Luc Moreau and Christian Queinnec. Partial continuations as the difference of continuations, a duumvirate of control operators. In Manuel Hermenegildo and Jaan Penjam, editors, Lecture Notes in Computer Science 844, pages 182-197, Madrid (Spain), September 1994. International Workshop PLILP '94 - Programming Language: Implementation and Logic Programming, Springer-Verlag.
We propose to define a partial continuation as the difference of two continuations. We exhibit several places where design choices can be made and the influence they have on the extent during which partial continuations can be reified. In particular, we characterise a notion of extent underlying this model of partial continuation that we call weak prefixal extent. Then, the semantics of partial continuations is formalised in a context-rewriting system and in a cps translation, both proved to be equivalent. This notion of partial continuation is intuitive, it avoids the complexity of hierarchies of control operators and it is more expressive than others. We illustrate these qualities with some new realistic examples.
Pierre Cointe, Christian Queinnec, and Bernard Serpette, editors. Actes des JFLA 94 - Journées Francophones des Langages Applicatifs, Noirmoutier (France), February 1994.
Christian Queinnec. Les langages Lisp. InterÉditions, Paris (France), 1994. [Cover page]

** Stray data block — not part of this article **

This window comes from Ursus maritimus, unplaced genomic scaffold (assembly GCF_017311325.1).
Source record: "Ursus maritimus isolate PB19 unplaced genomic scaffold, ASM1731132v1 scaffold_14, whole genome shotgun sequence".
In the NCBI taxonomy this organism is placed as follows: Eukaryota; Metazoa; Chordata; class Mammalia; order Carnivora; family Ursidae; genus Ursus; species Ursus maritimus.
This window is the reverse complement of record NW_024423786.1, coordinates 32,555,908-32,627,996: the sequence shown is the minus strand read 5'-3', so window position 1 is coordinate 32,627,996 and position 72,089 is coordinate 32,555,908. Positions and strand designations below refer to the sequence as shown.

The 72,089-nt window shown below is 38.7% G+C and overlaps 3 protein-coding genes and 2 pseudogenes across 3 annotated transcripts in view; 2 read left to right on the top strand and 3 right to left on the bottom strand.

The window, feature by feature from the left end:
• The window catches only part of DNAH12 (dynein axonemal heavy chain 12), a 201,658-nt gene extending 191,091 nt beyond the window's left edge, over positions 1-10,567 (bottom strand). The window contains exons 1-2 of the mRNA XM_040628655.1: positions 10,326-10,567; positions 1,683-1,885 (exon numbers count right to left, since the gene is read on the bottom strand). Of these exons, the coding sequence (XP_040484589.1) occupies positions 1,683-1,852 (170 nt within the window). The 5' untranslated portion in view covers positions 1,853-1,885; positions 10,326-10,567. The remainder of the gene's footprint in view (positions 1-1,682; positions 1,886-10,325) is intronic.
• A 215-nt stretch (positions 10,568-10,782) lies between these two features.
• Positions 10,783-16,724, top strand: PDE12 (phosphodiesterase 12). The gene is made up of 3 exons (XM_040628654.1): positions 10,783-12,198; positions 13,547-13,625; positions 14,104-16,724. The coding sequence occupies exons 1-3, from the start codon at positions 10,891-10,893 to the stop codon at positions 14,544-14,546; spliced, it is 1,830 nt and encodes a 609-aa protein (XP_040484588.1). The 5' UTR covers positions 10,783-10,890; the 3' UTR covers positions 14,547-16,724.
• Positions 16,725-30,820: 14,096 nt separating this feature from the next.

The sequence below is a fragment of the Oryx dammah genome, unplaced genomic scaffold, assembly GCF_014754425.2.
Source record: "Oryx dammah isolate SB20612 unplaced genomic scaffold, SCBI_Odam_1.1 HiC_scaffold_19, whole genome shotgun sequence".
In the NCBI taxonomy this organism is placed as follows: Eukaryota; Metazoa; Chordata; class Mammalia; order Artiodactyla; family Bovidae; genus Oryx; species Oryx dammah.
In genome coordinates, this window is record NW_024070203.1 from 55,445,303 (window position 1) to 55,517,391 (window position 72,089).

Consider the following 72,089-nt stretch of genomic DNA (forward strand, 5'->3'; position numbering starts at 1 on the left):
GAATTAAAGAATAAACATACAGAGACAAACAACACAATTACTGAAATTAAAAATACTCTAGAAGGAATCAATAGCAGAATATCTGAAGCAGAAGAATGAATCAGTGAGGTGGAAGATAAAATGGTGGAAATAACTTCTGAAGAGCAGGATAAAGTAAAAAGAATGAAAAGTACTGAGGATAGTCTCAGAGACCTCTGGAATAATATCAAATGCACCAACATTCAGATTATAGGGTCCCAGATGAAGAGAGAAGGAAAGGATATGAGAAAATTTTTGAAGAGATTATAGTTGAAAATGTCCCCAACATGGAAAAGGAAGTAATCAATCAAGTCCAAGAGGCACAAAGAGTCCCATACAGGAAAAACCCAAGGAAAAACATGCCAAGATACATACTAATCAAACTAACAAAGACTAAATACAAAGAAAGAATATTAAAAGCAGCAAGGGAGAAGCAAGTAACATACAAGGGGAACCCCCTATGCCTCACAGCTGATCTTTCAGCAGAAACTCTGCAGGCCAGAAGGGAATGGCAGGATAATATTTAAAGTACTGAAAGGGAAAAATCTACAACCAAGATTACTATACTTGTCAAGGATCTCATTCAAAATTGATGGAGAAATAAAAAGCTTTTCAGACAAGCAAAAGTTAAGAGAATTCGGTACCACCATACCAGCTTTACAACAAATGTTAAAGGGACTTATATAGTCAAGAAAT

Christian Queinnec. Sharing mutable objects and controlling groups of tasks in a concurrent and distributed language. In Takayasu Ito and Akinori Yonezawa, editors, Proceedings of the Workshop on Theory and Practice of Parallel Programming (TPPP'94), Lecture Notes in Computer Science 907, pages 70-93, Sendai (Japan), November 1994. Springer-Verlag.
This paper presents: an operational semantics, based on a functional framework, for a concurrent and distributed extension of the Scheme programming language, a coherency protocol taking care of shared mutable objects, a new coherency protocol to imperatively control hierarchical groups of cooperating tasks. These two protocols do not require broadcast, nor FIFO communications, nor a centralized machine; they allow to manage an unbound number of shared mutable values and groups of tasks. This paper also advocates for the use of a functional continuation-based presentation for these protocols.
Christian Queinnec. Locality, causality and continuations. In LFP '94 - ACM Symposium on Lisp and Functional Programming, pages 91-102, Orlando (Florida, USA), June 1994. ACM Press.
Concurrency and distribution are topics exacerbated by the omnipresence of Internet. Although many languages address these topics, few offer the real opportunity to control and coordinate widely spread dynamic computations. This paper presents such a language and its prominent features. Besides explaining the software architecture of the implementation (based on objects and generic functions), it also presents an original coherency protocol for shared mutable variables.
© C. Queinnec fecit (2012-02-19)